Animation is typically thought of as a genre for children and families – there’s no getting around that. The earliest animated shorts produced in the West were inspired largely by comic strips, and grew more sophisticated via theatrical forms like puppetry and pantomime – forms that have long traditions for all audiences in some societies (Japan, for example), but were similarly thought of as the province of children in Europe and the U.S. Even before the omnipresence of Walt Disney solidified the idea that animation was for kids, “adult cartoons” were a fundamentally niche concept.
Not that filmmakers didn’t try to make it otherwise: Warner Bros’ Looney Tunes team famously peppered their ostensibly youth-oriented talking-animal shorts with a sarcastic sensibility and pop-culture references meant to hold an adult attention-span, and no less than Walt Disney himself envisioned 1940’s Fantasia (which paired abstract and expressionistic animated sequences with classical music conducted by Leopold Stokowski) as a bid for establishing animation’s capability for more sophisticated subject matter. Unfortunately for Walt, mainstream audiences largely shrugged the film off until its popularity was revived in the ’70s, largely as a “trip” experience for psychedelic drug users.
Adult animation has thrived on television (especially in the decades following the unprecedented success of The Simpsons), and delivering animation peppered with a greater degree of sex, violence or mature themes has proven a reliable way for animation producers outside Hollywood and/or the U.S. to distinguish themselves. Such features still make up a minority of overall animation production, however. Even in Japan, thought of as a mecca for the form by outside audiences, the number of features aimed explicitly at adults (as opposed to features aimed at older children and teens whose level of violence reads as “adult” to westerners) is comparatively small – and drops even further if one removes outright pornography from the equation.
Still, the cause of adult animation soldiers on; and last weekend got a serious shot in the arm with the successful release of Seth Rogen and Evan Goldberg’s Sausage Party, a raucous and extremely R-rated comedy that adds sex, violence and old-school ethnic/political humor to the Pixar formula of anthropomorphic inanimate objects (in this case, a supermarket full of sentient groceries), along with an elaborate allegorical satire about the nature of religion – no, really.
For many (particularly audiences on the younger side of the R-rating allowance) it will be their first exposure to the idea of a cartoon not meant for kids, but it’s only the most recent volley in a tradition that’s prodded at mainstream animation from the sidelines (or the underground) for decades. The following retrospective isn’t meant to be a definitive guide to the genre, nor some sort of comprehensive final word on the subject. Here, rather, is a breakdown of key films and film-history “moments” to illustrate the journey that adult animation has taken from the cutting-room floor of Hays Code censors to a moment where a foul-mouthed talking hotdog with an existential crisis can sit at the top of the Hollywood box office.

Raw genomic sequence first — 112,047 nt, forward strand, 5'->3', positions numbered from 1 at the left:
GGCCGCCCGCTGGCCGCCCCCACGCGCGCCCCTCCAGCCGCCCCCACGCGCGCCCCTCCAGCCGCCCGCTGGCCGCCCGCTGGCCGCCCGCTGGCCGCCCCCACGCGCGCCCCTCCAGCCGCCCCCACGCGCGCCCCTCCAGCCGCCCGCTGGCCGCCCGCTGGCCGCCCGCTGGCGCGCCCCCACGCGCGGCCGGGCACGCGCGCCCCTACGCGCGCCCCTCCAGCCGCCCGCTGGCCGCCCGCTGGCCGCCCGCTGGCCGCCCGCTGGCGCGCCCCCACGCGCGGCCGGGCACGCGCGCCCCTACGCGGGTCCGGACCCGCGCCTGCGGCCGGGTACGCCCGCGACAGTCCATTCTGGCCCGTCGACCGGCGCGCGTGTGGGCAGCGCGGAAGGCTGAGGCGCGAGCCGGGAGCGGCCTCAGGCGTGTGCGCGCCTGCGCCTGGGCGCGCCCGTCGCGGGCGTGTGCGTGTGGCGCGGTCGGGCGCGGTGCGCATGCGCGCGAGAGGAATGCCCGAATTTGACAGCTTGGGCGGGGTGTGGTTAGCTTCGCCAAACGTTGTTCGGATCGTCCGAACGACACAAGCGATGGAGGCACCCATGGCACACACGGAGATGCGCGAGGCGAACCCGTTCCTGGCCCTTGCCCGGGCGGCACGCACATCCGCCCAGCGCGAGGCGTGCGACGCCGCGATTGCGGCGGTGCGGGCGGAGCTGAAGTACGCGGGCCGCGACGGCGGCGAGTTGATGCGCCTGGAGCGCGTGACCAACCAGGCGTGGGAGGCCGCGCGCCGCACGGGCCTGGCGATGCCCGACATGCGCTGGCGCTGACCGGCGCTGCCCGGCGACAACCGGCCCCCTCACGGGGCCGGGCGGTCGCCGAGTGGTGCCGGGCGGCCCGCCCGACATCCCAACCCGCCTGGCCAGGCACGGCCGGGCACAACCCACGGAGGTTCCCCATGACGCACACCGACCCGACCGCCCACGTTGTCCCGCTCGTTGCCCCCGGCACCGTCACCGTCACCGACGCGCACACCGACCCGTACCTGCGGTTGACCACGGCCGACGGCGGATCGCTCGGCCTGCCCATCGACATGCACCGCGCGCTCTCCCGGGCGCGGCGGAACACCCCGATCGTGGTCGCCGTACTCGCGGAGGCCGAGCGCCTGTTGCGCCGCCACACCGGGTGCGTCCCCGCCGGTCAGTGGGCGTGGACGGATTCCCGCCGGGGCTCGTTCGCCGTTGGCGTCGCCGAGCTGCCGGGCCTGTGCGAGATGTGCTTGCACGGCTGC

While plenty of early animation experiments (particularly in the silent era) skirted the line of child/adult appeal, most (as mentioned previously) were indeed aimed at youth and family audiences; with most of the notable exceptions taking the form of short satirical pieces trading on the fact of the medium’s kiddie-centric focus or pornographic slapstick created for private audiences. The most famous of these to have survived is 1929’s Eveready Harton in Buried Treasure, which depicts the title character (an amiable gentleman possessing an enormous prehensile penis) going to increasingly absurd lengths to satisfy his need for orgasm, and is believed to have been created for presentation at a birthday party for animation pioneer Windsor McKay.
However, some mainstream cartoons ostensibly aimed at the family set prominently featured jokes and storylines aimed mainly at mom and dad; most famously the adventures of Betty Boop. The squeaky-voiced black and white bombshell frequently appeared in “suggestive” situations and various states of near-nude undress in her earliest films, and was later made to cover-up and engage in more general comic scenarios when the Hays Code censorship regime took hold in the late 1930s. Apocryphally, this is also said to have cost Betty the character of her boyfriend, Bimbo the Dog (Betty herself had originally been drawn as a dog-like creature), over concerns about implications of bestiality.
SENYA ICHIYA MONOGATARI (1969)
Comic books or “Manga” aimed at an adult readership had existed in Japan since the early 1950s (with some placing the date even earlier than that), but it wasn’t until 1969 that legendary industry figures Eiichi Yamamoto and Osamu Tezuka teamed to create the first explicitly adult-oriented anime feature film; a loose adaptation of One Thousand And One Arabian Nights that combines several of the well-known short stories attributed to Scherezade into a single narrative about a humble thief named Aladdin who travels the world in pursuit of romance with a rescued slave girl, and ultimately ends up playing the role of mad king in a variation on the Biblical story of The Tower of Babel. In many respects a standard Arabian Nights reworking, the film earns it’s “adult” signification chiefly through frank depictions of nudity and sex between Aladdin and his various romantic conquests. A massive hit in Japan, it earned an unsuccessful U.S. release in an English-dubbed version that is today considered a rare find (and has never been released to home video.)